“Don’t let anyone,” says Heath Ledger in 10 Things, “ever make you feel like you don’t deserve what you want.”
Joan Jett made a career out of that stance, not allowing gender expectations or anyone else’s idea of What She Should Do get in the way of her dreams. She talks about her first and only guitar lesson in an interview:
I walked in and said, “Teach me how to play rock ‘n’ roll.” And the guy brought out sheet music and tried to teach me On Top of Old Smoky. That was the last lesson I ever took. Being told that girls can’t play rock ‘n’ roll – I mean, even as a kid, it was so illogical to me – it’s like, what do you mean? That girls can’t master the instruments? I’m in school with girls playing cello and violin and Beethoven and Bach. You don’t mean they can’t master the instrument. What you mean is they’re not allowed, socially – it’s a societal thing. You’re not allowed to play rock ‘n’ roll because rock ‘n’ roll means you’re covering Sticky Fingers. Rock ‘n’ roll means Whole Lotta Love. You go listen to these songs and albums again and realize how dirty they sound, how much sex is dripping from them. And that kind of stuff is very threatening.
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The Runaways lineup in late ’75 included Jackie Fox. Other bass guitarists over the years included Micki Steele, Peggy Foster, Vicki Blue, and Laurie McAllister.
Jett – who was (finally!) inducted to the Rock and Roll Hall of Fame this year – got her start in music as a guitarist and vocalist for the band The Runaways, which she established together with drummer Sandy West. The all-girl rock band was active from 1975-1980 and featured the talents of Lita Ford, Micki Steele (who later went on to walk like an Egyptian; the bass guitar position seemed impossible to fill for any length of time), and Cherie Currie, who were all teenagers when they started. Things were not all sunshine and roses for the band (um, hellooo – teenagers, I tell you!), and eventually they parted ways.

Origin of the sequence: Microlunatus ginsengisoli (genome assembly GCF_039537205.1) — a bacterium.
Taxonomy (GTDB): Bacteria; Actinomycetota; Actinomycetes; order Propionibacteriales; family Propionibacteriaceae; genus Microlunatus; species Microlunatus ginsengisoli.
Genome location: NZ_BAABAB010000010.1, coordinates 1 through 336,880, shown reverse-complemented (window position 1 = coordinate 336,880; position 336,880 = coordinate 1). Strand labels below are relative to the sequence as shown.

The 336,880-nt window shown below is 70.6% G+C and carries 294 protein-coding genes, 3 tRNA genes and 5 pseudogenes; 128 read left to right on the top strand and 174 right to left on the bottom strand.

After the dissolution of The Runaways and subsequently being turned down by 23 record labels for a solo album, Jett established Blackheart Records with songwriter Kenny Laguna. It was a move without precedent. (Blackheart Records is, to date, the oldest indie label in the United States.) Joan Jett and The Blackhearts went on to succeed with a string of top 40 hits, and the rest, as they say, is history.
Because she went after her dreams.
Was it easy? No.
Nothing worth having is ever easy.
“You’ve got to fight for what you believe in,” Jett told Rolling Stone magazine. “If you don’t try, you’ll always wonder and that’s a horrible way to live.”
I, for one, am glad she tried. And she never stopped trying.
Because I love rock and roll.
Well, let’s just say that girls with guitars strike a chord with me.
You can expect to hear more on this topic in the future.
Do you love rock & roll?
Which women rock you?